Bitlost Mon 27-Oct-14 06:43:42

Our teacher volunteered the information. I was really surprised! I guess it depends on the school.

To be honest, this info was not all that helpful as I was so surprised I then forgot to ask what level she was working at!

Cric Mon 27-Oct-14 06:44:52

I would tell parents the ability of a child in relation to national averages. I would never compare to the class because some parents gossip about others and the only person that needs to know about the child is their parents.

FlowersForAlgernon Mon 27-Oct-14 06:55:37

Knowing your child is 'fine' is absolutely meaningless.

That's why we get so many questions about book bands and writing in here smile

His book band colour should tell you how his reading is.

And if you do a lot more detective work you can find out about maths and writing.

But lots of schools have policies of telling nothing useful at parents eve.

mrz Mon 27-Oct-14 07:04:11

We don't use book banding and there are no longer writing levels (or levels for any subject) our pupils aren't grouped by ability - wonder how our parents cope confused strangely they seem more than happy to know what their child can do and what they need to do in order to progress.

manchestermummy Mon 27-Oct-14 07:25:53

Dd1's class was ability grouped for maths; it was so obvious if you had any knowledge at all of the children in the class. We had the following tables for maths:


See the pattern?

DD1 came home once telling me that she was going to be with the Squares as Pentagon's work was "a bit tricky". The groups were quite fluid with soul of discretion Dd1 always telling me who had moved to which group!

Literacy groups were also ability set:


Again, see the pattern?

No idea what happens in her current y2 class. I have enough knowledge of the other children to make a guess at where dd1is if that makes sense.

Essexmum69 Mon 27-Oct-14 07:48:24

Wish ours were that simple, maths groups are pentagon, trapezium, octagon and triangular prism, and spellings are adverbials, clauses, symalies and prepositions!

Essexmum69 Mon 27-Oct-14 07:50:23

Sorry that should be similies, not sure what language my tablet thinks its in!

Panzee Mon 27-Oct-14 07:54:27

Another one here who doesn't have ability tables, but individual targets. Children who are on similar targets might sit together if that's what we are focusing on in particular in that session, but apart from that they sit where they want.

"Where" your child is, is a pretty vague way of gauging progress. They might be in a group of way above or way below average for that year group, which skews the whole thing. Best to focus on the individual targets, like the ones the teacher told you.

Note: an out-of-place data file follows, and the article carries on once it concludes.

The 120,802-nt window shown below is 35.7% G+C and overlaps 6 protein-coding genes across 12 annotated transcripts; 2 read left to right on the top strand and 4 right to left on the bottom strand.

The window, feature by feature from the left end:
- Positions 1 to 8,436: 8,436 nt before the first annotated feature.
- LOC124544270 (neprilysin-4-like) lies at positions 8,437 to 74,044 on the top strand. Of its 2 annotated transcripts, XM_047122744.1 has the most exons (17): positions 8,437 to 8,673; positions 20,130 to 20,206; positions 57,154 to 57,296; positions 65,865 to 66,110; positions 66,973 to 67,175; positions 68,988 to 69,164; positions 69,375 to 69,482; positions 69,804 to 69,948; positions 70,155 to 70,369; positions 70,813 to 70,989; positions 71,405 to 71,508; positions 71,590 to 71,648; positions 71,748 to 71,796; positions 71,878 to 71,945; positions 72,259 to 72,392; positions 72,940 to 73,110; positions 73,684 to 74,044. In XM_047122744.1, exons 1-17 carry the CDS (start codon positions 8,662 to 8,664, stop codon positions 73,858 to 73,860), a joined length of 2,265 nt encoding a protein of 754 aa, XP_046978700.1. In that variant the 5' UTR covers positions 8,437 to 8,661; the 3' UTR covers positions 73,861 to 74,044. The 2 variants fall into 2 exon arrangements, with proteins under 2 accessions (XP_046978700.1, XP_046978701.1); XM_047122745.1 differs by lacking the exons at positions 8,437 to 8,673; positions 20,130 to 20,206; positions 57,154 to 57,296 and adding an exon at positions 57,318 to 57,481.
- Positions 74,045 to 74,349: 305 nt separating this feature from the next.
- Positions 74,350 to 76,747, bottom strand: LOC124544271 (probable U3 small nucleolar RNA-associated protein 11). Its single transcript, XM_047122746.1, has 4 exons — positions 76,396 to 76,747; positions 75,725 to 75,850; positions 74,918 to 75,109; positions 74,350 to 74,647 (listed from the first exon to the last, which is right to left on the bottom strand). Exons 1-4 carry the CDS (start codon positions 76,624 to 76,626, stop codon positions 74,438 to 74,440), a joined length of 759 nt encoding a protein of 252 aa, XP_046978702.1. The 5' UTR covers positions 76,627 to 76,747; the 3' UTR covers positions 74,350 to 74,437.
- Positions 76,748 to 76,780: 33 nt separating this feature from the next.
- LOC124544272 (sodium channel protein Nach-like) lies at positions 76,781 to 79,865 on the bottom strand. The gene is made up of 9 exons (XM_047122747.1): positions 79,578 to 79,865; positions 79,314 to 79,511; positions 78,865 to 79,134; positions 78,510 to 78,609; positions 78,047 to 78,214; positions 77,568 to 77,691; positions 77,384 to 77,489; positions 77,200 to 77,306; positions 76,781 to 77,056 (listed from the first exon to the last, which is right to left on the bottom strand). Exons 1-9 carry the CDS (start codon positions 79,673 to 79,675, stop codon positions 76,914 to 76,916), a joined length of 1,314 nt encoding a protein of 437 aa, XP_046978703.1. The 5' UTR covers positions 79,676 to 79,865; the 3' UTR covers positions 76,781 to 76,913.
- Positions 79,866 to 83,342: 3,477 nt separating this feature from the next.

Panzee Mon 27-Oct-14 07:55:46

Ooh Mrz can you explain more about your non-book banding please?

FlowersForAlgernon Mon 27-Oct-14 07:57:45

mrz - how would you know if your parents are happy? Almost everyone will be too polite to tell you if they're not.

You can tell from reading MN that lots and lots and lots and lots of parents aren't happy with the info they're given at parents eve.

Knowing what your child can do, without putting it in the context of what the govt expects them to do is absolutely meaningless. Especially since most parents do know what their child can do. What they don't know is what the child should be able to do.

Equally telling them what they need to do in order to progress is normally not very useful. You have a parents meeting twice a year. Telling a parent the next target, which you will be covering in class in the next few weeks, does not help a parent at all.

Or you can reiterate what is said in every newsletter - 'your child needs to read every night and practice their times tables.'

nonicknameseemsavailable Mon 27-Oct-14 08:12:37

children tend to know where they are in relation to other children anyway IME

manchestermummy Mon 27-Oct-14 08:13:01

grin at triangular prism.

Hakluyt Mon 27-Oct-14 08:17:22

A teacher should be able to tell you what NC level your child is on at any point. Just ask. You may have to be a bit forceful, because many teachers for very good reasons don't like telling.

redskybynight Mon 27-Oct-14 09:28:18

A teacher should not be able to tell you what NC level your child is on. As they don't exist any more. A teacher should be able to tell you how your child is performing related to national averages/ expectations. As others have said, this is way more useful than knowing how they perform relative to others in their immediate class.

chickenfish Mon 27-Oct-14 10:00:07

NC levels don't exist any more .. but you're right we do have very good reasons why we don't like to share levels sometimes, and it's nothing to do with hiding things from parents.